South Africa implicated in ‘phosphorus cartel’

25 August 2011

Recently there have been some curious and difficult to explain issues around South African government and industrial attitudes towards phosphorus.  An American scientist may have insight that we don’t (yet).

STOCKHOLM, Sweden, August 25, 2011 — Phosphorus recovery and algal blooms, a mobile phone water quality tester and improving water usage in the food and drink supply chain have all been topics which helped to secure water prizes at the World Water Week.

This week has seen  Professor Steven Carpenter from the University of Wisconsin-Madison in the U.S. scooping the Stockholm Water Prize for his work on trophic cascades and also Nestlé taking the Industry Award for improving water management in its international operations.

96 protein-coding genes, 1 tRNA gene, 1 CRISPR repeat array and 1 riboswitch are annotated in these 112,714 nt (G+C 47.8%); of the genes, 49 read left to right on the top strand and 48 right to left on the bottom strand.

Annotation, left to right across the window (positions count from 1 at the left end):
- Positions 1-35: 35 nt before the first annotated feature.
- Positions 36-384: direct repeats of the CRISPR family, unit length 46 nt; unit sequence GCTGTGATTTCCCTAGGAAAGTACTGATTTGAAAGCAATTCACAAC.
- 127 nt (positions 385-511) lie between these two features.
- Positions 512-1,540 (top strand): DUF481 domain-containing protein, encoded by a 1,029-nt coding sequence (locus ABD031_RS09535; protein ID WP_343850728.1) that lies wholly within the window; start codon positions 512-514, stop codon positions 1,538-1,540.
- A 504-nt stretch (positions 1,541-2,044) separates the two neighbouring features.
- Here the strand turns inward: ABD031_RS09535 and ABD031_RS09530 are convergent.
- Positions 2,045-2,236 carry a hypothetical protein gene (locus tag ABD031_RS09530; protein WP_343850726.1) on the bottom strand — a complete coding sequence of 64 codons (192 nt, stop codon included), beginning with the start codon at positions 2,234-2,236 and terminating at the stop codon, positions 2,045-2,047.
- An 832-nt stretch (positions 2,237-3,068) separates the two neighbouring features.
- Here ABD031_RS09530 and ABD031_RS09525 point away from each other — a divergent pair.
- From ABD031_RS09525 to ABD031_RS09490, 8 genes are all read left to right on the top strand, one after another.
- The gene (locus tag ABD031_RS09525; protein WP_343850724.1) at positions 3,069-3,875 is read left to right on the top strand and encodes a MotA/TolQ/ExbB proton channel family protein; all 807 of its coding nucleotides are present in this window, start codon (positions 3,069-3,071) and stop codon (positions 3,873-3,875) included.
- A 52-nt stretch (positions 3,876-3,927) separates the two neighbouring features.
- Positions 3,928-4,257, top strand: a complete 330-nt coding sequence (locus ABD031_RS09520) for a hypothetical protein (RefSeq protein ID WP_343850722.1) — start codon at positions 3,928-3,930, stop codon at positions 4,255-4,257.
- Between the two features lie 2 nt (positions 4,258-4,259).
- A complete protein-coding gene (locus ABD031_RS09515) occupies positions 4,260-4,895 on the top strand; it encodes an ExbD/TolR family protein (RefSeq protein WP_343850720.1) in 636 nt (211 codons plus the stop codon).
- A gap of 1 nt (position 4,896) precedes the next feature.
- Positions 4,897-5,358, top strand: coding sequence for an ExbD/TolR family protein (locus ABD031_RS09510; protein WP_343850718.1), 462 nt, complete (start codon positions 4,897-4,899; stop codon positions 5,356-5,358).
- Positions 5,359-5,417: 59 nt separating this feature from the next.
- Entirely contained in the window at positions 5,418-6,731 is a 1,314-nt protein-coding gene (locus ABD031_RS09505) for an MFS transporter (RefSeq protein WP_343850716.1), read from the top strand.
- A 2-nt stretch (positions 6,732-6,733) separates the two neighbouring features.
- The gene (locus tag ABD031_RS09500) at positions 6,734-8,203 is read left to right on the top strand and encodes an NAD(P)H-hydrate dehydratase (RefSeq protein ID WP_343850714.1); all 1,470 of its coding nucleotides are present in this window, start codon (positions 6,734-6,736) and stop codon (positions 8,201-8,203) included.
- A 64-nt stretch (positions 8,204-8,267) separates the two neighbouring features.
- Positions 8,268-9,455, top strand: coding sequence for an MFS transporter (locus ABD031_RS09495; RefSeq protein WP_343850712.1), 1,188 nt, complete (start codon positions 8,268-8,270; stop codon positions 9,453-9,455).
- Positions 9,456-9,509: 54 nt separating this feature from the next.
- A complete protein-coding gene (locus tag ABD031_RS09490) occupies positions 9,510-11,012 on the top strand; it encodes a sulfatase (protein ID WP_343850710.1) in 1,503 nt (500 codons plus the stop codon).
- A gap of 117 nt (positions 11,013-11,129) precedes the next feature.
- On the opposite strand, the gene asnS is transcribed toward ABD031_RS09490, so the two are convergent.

During the opening ceremony of the World Water Week, discussing causes of eutrophication, Carpenter said: “Phosphorus is the magical element of eutrophication. We often hear about the modification of carbon and how this is related to climate change but we have actually tripled the cycle of phosphorus.”

During an interview with Water & Wastewater International magazine he said: “Phosphorus is controlled by a small number of countries – the U.S., China, Morocco, South Africa. In essence, they could function like a phosphorus cartel as OPEC [Organisation of the Petroleum Exporting Countries] functions for petroleum.

Curiouser and curiouser, as the cat said…



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